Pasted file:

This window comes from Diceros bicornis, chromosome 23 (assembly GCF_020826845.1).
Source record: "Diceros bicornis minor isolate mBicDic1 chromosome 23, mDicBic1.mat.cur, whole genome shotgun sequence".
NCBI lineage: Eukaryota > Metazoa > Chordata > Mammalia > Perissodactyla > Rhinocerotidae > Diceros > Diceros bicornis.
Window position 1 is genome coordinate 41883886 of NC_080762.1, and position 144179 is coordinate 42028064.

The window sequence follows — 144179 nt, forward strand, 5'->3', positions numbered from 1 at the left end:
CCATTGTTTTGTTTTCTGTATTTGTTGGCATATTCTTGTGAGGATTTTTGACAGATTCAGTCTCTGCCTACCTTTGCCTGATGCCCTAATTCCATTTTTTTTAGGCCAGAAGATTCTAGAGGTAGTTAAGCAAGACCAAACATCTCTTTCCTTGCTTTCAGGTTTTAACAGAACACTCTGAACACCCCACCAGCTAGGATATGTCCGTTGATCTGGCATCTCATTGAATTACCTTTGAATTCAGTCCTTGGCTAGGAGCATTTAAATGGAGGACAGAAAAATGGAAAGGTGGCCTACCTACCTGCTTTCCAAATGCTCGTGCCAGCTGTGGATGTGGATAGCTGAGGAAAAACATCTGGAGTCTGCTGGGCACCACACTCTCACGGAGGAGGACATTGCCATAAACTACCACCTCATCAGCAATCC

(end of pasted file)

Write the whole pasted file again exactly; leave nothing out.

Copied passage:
This window comes from Diceros bicornis, chromosome 23 (assembly GCF_020826845.1).
Source record: "Diceros bicornis minor isolate mBicDic1 chromosome 23, mDicBic1.mat.cur, whole genome shotgun sequence".
NCBI lineage: Eukaryota > Metazoa > Chordata > Mammalia > Perissodactyla > Rhinocerotidae > Diceros > Diceros bicornis.
Window position 1 is genome coordinate 41883886 of NC_080762.1, and position 144179 is coordinate 42028064.

The window sequence follows — 144179 nt, forward strand, 5'->3', positions numbered from 1 at the left end:
CCATTGTTTTGTTTTCTGTATTTGTTGGCATATTCTTGTGAGGATTTTTGACAGATTCAGTCTCTGCCTACCTTTGCCTGATGCCCTAATTCCATTTTTTTTAGGCCAGAAGATTCTAGAGGTAGTTAAGCAAGACCAAACATCTCTTTCCTTGCTTTCAGGTTTTAACAGAACACTCTGAACACCCCACCAGCTAGGATATGTCCGTTGATCTGGCATCTCATTGAATTACCTTTGAATTCAGTCCTTGGCTAGGAGCATTTAAATGGAGGACAGAAAAATGGAAAGGTGGCCTACCTACCTGCTTTCCAAATGCTCGTGCCAGCTGTGGATGTGGATAGCTGAGGAAAAACATCTGGAGTCTGCTGGGCACCACACTCTCACGGAGGAGGACATTGCCATAAACTACCACCTCATCAGCAATCC